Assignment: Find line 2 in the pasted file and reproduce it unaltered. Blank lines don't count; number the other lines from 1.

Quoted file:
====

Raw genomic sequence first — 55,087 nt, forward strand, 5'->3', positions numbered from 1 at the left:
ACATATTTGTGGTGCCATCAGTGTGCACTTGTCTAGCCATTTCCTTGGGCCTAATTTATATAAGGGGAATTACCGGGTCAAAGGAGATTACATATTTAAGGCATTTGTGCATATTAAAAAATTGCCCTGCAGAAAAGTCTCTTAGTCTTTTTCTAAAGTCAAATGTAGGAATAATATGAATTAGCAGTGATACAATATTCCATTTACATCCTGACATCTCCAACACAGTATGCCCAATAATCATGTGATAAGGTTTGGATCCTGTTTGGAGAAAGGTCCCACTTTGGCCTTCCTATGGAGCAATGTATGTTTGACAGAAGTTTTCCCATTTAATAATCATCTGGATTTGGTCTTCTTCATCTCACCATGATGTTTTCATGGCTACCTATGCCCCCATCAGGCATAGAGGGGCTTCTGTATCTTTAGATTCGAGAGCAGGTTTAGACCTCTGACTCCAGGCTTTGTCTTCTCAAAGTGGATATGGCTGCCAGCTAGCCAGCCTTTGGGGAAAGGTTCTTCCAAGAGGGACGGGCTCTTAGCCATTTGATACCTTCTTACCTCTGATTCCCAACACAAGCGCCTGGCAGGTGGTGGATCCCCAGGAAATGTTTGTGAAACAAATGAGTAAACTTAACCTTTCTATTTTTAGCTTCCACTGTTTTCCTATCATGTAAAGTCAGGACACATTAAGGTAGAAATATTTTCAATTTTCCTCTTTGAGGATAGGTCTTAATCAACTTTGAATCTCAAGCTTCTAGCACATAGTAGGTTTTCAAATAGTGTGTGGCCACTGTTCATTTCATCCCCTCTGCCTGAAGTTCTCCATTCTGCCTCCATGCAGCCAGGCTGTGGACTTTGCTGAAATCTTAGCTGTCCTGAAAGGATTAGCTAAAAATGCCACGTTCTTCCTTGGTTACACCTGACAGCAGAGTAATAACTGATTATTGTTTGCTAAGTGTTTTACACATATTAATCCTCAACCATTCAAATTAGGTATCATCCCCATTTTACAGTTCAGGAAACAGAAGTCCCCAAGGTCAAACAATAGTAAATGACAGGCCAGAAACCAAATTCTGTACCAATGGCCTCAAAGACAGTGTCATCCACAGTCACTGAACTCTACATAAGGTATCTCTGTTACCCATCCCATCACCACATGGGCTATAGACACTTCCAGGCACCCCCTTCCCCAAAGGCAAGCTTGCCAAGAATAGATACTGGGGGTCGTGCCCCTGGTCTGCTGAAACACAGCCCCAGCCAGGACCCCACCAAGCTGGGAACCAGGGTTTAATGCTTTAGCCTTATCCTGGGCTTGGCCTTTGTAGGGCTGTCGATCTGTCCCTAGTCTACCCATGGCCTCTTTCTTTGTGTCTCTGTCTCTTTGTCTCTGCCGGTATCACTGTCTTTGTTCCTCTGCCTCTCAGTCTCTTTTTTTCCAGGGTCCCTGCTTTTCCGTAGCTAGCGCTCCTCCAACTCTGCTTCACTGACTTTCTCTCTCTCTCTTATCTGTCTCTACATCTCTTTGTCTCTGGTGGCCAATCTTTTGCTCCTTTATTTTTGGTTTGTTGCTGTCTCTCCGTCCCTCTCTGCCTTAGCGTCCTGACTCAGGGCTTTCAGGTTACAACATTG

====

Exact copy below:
ACATATTTGTGGTGCCATCAGTGTGCACTTGTCTAGCCATTTCCTTGGGCCTAATTTATATAAGGGGAATTACCGGGTCAAAGGAGATTACATATTTAAGGCATTTGTGCATATTAAAAAATTGCCCTGCAGAAAAGTCTCTTAGTCTTTTTCTAAAGTCAAATGTAGGAATAATATGAATTAGCAGTGATACAATATTCCATTTACATCCTGACATCTCCAACACAGTATGCCCAATAATCATGTGATAAGGTTTGGATCCTGTTTGGAGAAAGGTCCCACTTTGGCCTTCCTATGGAGCAATGTATGTTTGACAGAAGTTTTCCCATTTAATAATCATCTGGATTTGGTCTTCTTCATCTCACCATGATGTTTTCATGGCTACCTATGCCCCCATCAGGCATAGAGGGGCTTCTGTATCTTTAGATTCGAGAGCAGGTTTAGACCTCTGACTCCAGGCTTTGTCTTCTCAAAGTGGATATGGCTGCCAGCTAGCCAGCCTTTGGGGAAAGGTTCTTCCAAGAGGGACGGGCTCTTAGCCATTTGATACCTTCTTACCTCTGATTCCCAACACAAGCGCCTGGCAGGTGGTGGATCCCCAGGAAATGTTTGTGAAACAAATGAGTAAACTTAACCTTTCTATTTTTAGCTTCCACTGTTTTCCTATCATGTAAAGTCAGGACACATTAAGGTAGAAATATTTTCAATTTTCCTCTTTGAGGATAGGTCTTAATCAACTTTGAATCTCAAGCTTCTAGCACATAGTAGGTTTTCAAATAGTGTGTGGCCACTGTTCATTTCATCCCCTCTGCCTGAAGTTCTCCATTCTGCCTCCATGCAGCCAGGCTGTGGACTTTGCTGAAATCTTAGCTGTCCTGAAAGGATTAGCTAAAAATGCCACGTTCTTCCTTGGTTACACCTGACAGCAGAGTAATAACTGATTATTGTTTGCTAAGTGTTTTACACATATTAATCCTCAACCATTCAAATTAGGTATCATCCCCATTTTACAGTTCAGGAAACAGAAGTCCCCAAGGTCAAACAATAGTAAATGACAGGCCAGAAACCAAATTCTGTACCAATGGCCTCAAAGACAGTGTCATCCACAGTCACTGAACTCTACATAAGGTATCTCTGTTACCCATCCCATCACCACATGGGCTATAGACACTTCCAGGCACCCCCTTCCCCAAAGGCAAGCTTGCCAAGAATAGATACTGGGGGTCGTGCCCCTGGTCTGCTGAAACACAGCCCCAGCCAGGACCCCACCAAGCTGGGAACCAGGGTTTAATGCTTTAGCCTTATCCTGGGCTTGGCCTTTGTAGGGCTGTCGATCTGTCCCTAGTCTACCCATGGCCTCTTTCTTTGTGTCTCTGTCTCTTTGTCTCTGCCGGTATCACTGTCTTTGTTCCTCTGCCTCTCAGTCTCTTTTTTTCCAGGGTCCCTGCTTTTCCGTAGCTAGCGCTCCTCCAACTCTGCTTCACTGACTTTCTCTCTCTCTCTTATCTGTCTCTACATCTCTTTGTCTCTGGTGGCCAATCTTTTGCTCCTTTATTTTTGGTTTGTTGCTGTCTCTCCGTCCCTCTCTGCCTTAGCGTCCTGACTCAGGGCTTTCAGGTTACAACATTG